Fraser Cain [00:25:22] And when you look at that image, like the the stars at the top of the image are these hot blue white stars, and there’s this faint blue nebulosity around them. And then there’s this very clear. You call the mountains this cliff edge, this dust front where the hot radiation from the stars is blowing away the nebula, piling it up, forming new stars, but also clearing the material away from stars. And this will give us some sense of how star formation begins, but also ends. When does this material get blown away? Starving the stars from any further accretion and any further growth? And it is this give and take that astronomers still don’t really understand. And and you see hundreds of new stars in this image that had never been seen before at different stages of stellar evolution. Again, each one would be its own doctoral thesis, its own research paper. And and we will see them coming. 

Pamela Gay [00:26:25] It’s really an amazing shot. And the only thing that I have to say left me a little bit. Confused by by the gender image reveal is I was fully expecting them to do something like what Spitzer and some of the other telescopes have done, and mapped the infrared to not the exact colors we would see if we were looking at these regions with an optical telescope. We we got very used to the reds and greens of Spitzer images, and it was gorgeous. And and then we’re seeing what looks much more like the color palette used for Hubble’s Pillars of Creation when we look at this. Yeah. And and I have to keep reminding myself, well, they just shifted everything into, well, something familiar and beautiful.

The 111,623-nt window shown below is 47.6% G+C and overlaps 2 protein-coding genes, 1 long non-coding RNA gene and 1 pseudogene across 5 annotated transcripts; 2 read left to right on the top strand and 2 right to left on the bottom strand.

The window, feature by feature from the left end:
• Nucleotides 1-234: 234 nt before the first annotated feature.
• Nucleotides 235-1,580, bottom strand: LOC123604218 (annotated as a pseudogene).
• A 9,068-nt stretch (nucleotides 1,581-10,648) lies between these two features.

Fraser Cain [00:27:23] Yeah. Yeah. I mean, it’s it’s purely an esthetic choice. I mean, the yeah, what, what, what Giglio is to is really doing is just capturing images of different filters, different wavelengths of infrared light. And they are assembling those different wavelengths and saying, this one is red, this one is blue, and this one is green. So that we could see it because we wouldn’t be able to see anything. Like literally if that’s true, you know, you know, maybe you put your hand on a picture of data that maybe you could feel it, but that’s about it. You wouldn’t be able to see it. It would just look like like a white screen.